Royal Bengal Tiger Reserve in Ranthambhore National Park, Northern IndiaPublished July 11, 2012
Thanks to my NBC Petside articles and the obsessive-compulsive hours I spend on social media, many animal lovers have sent me "Friend" and "Causes" requests in Facebook. It warms my heart that people with shared interests connect so easily online but my heart breaks a little with each new Facebook cause I’m asked to join.
For years now, my cause has been the Little Baby Face Foundation, an amazing charity that provides free surgery to children born with facial deformities. But as I’m inundated more and more with animal causes, I now join, share, repost, tweet and hope that it makes at least a tiny spec of a difference.
One recent Facebook IM touched my heart. It was from Hemraj Meena, a leading naturalist working as a conservationist since 1992, who sent me a link to his website Tiger Home along with a request to help spread the word about this “home away from home” in India for environmental enthusiasts.
Hemraj is actively involved with tiger tracking, tiger census and eco-tourism. He spreads awareness re protecting wildlife through films, books and photography. You can see his collection of photos at the guesthouse at Tiger Home.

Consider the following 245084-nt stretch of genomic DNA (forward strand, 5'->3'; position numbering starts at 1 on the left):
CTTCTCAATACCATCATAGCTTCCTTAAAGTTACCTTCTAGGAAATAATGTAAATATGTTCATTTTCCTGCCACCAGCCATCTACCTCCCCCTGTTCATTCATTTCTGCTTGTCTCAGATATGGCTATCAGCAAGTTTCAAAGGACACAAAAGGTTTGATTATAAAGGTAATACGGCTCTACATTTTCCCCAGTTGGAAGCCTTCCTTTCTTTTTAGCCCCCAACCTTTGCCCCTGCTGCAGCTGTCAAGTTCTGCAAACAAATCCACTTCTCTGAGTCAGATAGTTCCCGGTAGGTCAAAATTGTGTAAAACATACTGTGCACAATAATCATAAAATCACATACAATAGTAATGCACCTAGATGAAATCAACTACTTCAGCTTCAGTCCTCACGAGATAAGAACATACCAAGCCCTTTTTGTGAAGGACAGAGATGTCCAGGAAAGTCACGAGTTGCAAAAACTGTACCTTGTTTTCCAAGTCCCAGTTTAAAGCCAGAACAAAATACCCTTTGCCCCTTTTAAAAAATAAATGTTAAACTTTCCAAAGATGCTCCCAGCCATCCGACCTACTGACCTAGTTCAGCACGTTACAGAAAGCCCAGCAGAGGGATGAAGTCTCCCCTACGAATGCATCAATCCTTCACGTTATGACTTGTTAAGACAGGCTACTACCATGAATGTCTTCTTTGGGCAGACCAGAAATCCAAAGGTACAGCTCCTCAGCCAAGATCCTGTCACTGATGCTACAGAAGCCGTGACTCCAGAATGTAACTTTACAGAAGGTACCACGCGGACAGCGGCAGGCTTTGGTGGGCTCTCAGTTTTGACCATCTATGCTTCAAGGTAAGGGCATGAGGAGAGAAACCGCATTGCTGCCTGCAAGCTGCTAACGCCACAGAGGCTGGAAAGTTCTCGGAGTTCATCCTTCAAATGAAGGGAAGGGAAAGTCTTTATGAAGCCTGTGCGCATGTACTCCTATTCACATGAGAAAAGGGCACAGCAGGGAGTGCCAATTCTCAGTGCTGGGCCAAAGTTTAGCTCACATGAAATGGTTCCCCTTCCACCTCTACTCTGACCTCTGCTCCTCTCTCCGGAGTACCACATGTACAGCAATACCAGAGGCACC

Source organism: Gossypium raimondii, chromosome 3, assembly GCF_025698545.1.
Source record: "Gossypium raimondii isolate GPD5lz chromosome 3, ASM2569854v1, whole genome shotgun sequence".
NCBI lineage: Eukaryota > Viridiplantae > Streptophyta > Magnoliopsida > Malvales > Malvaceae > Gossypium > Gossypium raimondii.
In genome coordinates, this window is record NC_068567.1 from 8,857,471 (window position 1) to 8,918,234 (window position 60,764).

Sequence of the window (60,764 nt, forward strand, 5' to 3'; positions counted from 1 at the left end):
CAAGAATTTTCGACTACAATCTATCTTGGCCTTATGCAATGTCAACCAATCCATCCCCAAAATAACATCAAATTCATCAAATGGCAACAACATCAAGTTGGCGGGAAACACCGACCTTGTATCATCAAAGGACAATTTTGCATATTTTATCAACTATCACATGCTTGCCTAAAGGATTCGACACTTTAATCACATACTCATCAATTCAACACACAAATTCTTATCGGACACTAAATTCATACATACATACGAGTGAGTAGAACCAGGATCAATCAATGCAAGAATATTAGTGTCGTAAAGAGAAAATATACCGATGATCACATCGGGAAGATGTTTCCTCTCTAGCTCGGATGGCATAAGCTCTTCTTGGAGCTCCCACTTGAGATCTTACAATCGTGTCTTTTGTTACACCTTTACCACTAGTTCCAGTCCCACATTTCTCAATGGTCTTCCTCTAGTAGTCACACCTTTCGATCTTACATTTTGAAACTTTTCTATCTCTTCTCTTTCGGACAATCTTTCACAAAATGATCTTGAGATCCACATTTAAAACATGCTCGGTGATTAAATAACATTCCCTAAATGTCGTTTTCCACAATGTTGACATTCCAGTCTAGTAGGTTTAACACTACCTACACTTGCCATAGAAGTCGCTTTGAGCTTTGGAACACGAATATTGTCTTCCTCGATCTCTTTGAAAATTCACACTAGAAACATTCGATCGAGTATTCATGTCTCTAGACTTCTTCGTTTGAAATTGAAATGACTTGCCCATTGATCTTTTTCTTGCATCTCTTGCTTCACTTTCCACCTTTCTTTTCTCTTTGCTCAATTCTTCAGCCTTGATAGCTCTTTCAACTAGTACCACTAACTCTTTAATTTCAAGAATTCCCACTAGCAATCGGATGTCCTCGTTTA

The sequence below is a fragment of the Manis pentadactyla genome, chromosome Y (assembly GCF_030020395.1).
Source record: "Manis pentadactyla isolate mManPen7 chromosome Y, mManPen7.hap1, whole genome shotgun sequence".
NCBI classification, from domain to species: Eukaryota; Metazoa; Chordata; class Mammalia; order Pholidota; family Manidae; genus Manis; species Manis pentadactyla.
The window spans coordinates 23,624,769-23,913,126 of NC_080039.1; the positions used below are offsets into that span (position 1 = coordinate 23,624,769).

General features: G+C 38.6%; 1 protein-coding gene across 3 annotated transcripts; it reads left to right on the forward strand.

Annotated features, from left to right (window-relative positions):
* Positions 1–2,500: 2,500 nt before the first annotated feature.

Tiger Home is near the Royal Bengal Tiger Reserve in Ranthambhore National Park in Northern India. The Bengal tiger is the national animal of India. The park is home to more than 30 tigers and a plethora of exotic animals including leopards, striped hyenas, jackals, mongoose, reptiles and birds.
No two tigers have the same stripes. It's estimated that they have roamed the earth for 6 million years. Sadly, these magnificent animals have been on the endangered list since 1970. According to National Geographic, “There were 8 tiger subspecies at one time, but 3 became extinct during the 20th century. Over the last 100 years, hunting and forest destruction have reduced tiger populations from hundreds of thousands of animals to perhaps fewer than 2,500. Tigers are hunted as trophies, and also for body parts that are used in traditional Chinese medicine.”
Tiger Home Lodgings
Tiger Home is less than 10 minutes away from Sawai Madhopur station, a major junction on the Mumbai to New Delhi/Jaipur train route, which is 4 hours from the Jaipur airport. Pickup service from the train can be arranged ahead of time. Tiger Home has easy access to the Park and the heart of Sawai Madhopur town.
There are 8 large, air-conditioned rooms and a full-time cook who prepares home-style Indian meals. Individual food requests are fine—this puts me in mind of the hilarious scene in The Best Exotic Marigold Hotel where Maggie Smith says, “If I can’t pronounce it, I don’t want to eat it.”
What It Will Cost
Tiger Home’s prices are enticing: $75 dollars covers a room for 2, and includes 3 meals per day. Broadband Internet access is available. Safaris are booked separately on the state government’s website. Park entrance fees are listed at 400 Rupees (approximately $7 dollars). A park Nature Guide is listed at 250 Rupees (approximately $5 dollars).
Note: the reserve is closed from July 1–September 30 but reopens October 1.